Simulating the effect of World War 1 would prove even more difficult as the cultural impact of World War 1 as compared to other wars cannot be overstated. Before World War 2 came along, it was called The Great War, the War To End All Wars and a bunch of other names to connote just how big a deal it was. It changed the world in many fundamental ways, arguably moreso than World War 2 did.

Prior to World War 1, people in Europe thought of wars as grand romantic adventures, full of brave deeds and noble causes like love, duty, loyalty and honour. Prior to World War 1, people were living in the world of Napoleon and Wellington, of cavalry charges, resplendent uniforms, curled moustaches, shiny buckles and cannon fire. The First World War destroyed all of that. War became about industrialised death: grisly, dirty, explodey, impersonal, inglorious death. It didn’t matter anymore if you were brave or plucky, skilled or strong, daring or beautiful because mortar fire and mustard gas would kill you just the same as your cowardly, weak, inept, ugly comrades.

At the end of World War 1, gone were the men on horseback in their bright blue uniforms, ornate sabers, spiked helmets and polished brass buckles. Here to stay were round helmets, drab uniforms and guns. War had taken a turn for the industrial and in the time it took for the generals on both sides to realise this, an entire generation had been traumatised by the sight of thousands of men dying all at once in what could only be described as wholesale butchery.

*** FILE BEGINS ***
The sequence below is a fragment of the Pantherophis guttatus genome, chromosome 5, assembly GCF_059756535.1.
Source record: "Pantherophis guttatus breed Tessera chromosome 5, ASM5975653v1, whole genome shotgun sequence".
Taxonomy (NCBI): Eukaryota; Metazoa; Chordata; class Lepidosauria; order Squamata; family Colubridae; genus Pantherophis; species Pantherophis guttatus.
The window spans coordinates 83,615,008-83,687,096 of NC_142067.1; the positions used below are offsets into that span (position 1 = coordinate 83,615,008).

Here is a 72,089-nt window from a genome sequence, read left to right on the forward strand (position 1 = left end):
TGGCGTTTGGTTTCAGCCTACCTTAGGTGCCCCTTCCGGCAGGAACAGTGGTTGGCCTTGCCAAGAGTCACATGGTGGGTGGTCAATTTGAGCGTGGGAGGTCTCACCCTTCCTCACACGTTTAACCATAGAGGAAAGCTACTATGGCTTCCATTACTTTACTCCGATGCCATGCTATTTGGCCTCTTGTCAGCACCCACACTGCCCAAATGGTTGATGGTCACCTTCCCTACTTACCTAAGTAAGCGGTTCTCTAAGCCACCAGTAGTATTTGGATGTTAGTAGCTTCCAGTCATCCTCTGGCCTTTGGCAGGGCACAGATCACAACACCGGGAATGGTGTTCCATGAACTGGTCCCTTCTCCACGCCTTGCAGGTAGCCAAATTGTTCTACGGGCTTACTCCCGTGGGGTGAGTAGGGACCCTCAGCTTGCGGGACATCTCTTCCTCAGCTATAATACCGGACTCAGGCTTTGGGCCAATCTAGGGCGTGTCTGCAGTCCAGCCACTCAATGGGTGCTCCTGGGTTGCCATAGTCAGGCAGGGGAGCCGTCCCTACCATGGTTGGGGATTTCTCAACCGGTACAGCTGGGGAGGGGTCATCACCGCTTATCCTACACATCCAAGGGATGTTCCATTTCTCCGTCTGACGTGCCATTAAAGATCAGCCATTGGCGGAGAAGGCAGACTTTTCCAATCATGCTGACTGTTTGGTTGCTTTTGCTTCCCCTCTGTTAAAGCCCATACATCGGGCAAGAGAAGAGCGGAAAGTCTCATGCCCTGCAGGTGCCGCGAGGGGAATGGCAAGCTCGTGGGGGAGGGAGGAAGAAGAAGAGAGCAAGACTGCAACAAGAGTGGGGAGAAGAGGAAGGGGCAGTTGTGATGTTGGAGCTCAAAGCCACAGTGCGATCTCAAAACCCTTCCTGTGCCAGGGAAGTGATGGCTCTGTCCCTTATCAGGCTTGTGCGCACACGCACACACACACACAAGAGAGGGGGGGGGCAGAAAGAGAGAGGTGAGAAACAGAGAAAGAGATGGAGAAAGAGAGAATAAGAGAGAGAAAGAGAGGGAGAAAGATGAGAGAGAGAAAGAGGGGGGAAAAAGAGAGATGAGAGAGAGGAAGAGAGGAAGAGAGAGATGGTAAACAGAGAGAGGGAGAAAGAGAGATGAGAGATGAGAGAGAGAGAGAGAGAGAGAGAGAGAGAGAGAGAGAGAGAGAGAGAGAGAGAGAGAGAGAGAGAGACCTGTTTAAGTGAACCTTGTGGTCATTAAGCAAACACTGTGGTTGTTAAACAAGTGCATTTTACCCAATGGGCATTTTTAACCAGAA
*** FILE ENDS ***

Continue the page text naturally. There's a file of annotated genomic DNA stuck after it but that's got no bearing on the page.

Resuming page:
A big part of the problem was that this was a time when war had been a gentlemanly affair in which death was dealt on a more-or-less individual basis and the kind of mass destruction we take for granted about war today was completely unimaginable. Sure, the world saw glimpses of it during, say, the American Civil War, but to most Europeans, that had been a regional conflict that had taken place on the other side of the world, so it really didn’t matter.

The full scale of the horror of modern warfare, then, just kind of hit all at once for the belligerents in genteel Europe. It was so very extreme in both the stresses and the stakes that some people came home at the end of the war fully prepared to go to extremes in every other aspect of their lives, and this was especially true in politics. Hitler, being among this generation, cited it as transforming him into the political firebrand he would become.